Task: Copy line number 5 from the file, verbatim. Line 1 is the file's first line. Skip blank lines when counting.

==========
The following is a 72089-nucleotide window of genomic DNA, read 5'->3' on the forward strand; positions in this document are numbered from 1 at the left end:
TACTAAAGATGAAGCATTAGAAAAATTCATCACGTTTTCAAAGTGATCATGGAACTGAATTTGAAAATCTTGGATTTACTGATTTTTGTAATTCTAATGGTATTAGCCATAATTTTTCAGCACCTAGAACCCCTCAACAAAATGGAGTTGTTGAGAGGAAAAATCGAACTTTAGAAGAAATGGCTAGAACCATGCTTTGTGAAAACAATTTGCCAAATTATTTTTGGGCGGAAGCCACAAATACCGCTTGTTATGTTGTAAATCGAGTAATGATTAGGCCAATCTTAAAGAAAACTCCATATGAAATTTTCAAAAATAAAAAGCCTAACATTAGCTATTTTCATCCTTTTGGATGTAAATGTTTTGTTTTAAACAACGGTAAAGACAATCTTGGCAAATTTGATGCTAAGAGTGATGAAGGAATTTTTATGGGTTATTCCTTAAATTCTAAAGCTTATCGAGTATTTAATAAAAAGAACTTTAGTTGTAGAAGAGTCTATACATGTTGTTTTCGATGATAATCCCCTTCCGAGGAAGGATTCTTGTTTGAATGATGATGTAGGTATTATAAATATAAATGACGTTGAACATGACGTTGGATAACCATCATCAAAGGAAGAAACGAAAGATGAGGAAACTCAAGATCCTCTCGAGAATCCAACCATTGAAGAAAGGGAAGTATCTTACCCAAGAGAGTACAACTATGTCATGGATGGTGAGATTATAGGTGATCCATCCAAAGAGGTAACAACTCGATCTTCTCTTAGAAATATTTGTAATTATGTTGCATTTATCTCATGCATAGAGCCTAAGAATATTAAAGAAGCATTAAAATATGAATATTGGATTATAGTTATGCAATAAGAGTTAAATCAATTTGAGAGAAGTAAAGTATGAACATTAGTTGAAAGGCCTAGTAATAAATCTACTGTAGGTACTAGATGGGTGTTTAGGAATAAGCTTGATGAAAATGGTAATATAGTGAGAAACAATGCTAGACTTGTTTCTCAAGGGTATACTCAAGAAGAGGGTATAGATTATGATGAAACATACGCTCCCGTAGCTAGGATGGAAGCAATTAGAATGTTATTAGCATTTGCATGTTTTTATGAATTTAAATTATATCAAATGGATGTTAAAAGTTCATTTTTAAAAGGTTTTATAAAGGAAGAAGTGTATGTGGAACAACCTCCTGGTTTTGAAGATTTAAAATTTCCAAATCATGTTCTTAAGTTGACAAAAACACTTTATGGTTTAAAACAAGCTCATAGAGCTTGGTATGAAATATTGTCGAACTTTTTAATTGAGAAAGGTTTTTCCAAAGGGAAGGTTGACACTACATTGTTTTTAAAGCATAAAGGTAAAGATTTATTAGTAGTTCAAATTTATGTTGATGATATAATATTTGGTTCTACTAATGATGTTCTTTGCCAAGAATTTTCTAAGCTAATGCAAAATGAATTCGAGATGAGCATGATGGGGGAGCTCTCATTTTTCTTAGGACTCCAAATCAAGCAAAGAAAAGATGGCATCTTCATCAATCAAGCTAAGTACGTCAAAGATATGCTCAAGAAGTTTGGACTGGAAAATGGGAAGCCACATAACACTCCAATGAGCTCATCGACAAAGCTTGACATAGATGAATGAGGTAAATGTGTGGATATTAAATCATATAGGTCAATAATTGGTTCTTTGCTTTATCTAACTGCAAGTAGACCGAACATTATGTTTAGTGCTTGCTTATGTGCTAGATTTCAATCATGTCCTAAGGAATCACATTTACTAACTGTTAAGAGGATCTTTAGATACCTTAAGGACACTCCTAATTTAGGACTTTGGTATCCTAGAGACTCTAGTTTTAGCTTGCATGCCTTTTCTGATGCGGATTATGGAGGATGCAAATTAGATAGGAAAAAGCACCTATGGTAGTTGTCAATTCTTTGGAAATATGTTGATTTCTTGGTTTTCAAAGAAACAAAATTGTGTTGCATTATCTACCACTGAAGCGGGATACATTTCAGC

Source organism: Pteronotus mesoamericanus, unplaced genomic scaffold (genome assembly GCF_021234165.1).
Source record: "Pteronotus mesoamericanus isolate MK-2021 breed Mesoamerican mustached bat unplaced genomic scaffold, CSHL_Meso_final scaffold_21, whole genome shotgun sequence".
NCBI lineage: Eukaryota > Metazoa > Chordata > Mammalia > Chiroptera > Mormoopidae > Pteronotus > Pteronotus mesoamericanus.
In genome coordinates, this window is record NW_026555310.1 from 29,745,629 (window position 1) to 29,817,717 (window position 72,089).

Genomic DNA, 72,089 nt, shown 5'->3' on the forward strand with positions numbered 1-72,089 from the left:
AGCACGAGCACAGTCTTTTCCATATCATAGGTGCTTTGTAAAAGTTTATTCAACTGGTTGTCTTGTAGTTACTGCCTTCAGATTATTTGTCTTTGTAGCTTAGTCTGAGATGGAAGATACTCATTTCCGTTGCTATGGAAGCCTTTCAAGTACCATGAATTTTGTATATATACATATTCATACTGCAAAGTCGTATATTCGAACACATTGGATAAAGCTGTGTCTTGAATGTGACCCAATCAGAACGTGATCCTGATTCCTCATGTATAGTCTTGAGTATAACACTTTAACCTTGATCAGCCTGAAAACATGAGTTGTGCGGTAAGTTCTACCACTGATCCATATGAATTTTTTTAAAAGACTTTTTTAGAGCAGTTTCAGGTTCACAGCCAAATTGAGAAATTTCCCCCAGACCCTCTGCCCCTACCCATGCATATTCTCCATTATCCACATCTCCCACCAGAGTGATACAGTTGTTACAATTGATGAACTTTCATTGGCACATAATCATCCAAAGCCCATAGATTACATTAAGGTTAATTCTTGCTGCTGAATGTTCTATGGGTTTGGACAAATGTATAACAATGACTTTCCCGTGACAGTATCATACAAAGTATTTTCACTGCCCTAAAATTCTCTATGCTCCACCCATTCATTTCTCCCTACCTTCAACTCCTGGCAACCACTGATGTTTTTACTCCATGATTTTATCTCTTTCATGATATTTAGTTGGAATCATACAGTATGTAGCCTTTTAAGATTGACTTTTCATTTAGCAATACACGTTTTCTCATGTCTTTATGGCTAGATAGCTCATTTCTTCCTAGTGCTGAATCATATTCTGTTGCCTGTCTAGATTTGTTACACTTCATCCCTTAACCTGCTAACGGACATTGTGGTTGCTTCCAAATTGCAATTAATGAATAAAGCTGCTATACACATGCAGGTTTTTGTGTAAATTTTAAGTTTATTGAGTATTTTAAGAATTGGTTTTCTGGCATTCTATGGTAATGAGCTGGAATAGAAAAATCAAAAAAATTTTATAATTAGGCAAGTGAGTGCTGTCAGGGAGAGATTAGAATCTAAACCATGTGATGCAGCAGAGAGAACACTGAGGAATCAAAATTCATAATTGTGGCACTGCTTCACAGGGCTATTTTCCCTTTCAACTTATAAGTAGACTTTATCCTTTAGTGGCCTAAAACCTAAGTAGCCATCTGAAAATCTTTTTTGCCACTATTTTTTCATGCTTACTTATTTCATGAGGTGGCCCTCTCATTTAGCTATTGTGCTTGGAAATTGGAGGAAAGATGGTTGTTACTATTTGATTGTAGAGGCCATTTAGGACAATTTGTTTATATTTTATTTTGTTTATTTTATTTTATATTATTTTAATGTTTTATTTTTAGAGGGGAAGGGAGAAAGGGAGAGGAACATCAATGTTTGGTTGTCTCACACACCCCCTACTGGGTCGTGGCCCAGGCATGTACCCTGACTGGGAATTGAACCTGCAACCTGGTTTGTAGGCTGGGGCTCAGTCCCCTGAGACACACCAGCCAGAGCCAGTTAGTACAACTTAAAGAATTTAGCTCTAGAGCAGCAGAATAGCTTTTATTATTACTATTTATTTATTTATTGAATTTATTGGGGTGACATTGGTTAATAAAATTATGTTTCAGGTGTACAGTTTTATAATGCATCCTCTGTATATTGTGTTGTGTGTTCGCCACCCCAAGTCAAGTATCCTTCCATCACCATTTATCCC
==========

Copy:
NCBI lineage: Eukaryota > Metazoa > Chordata > Mammalia > Chiroptera > Mormoopidae > Pteronotus > Pteronotus mesoamericanus.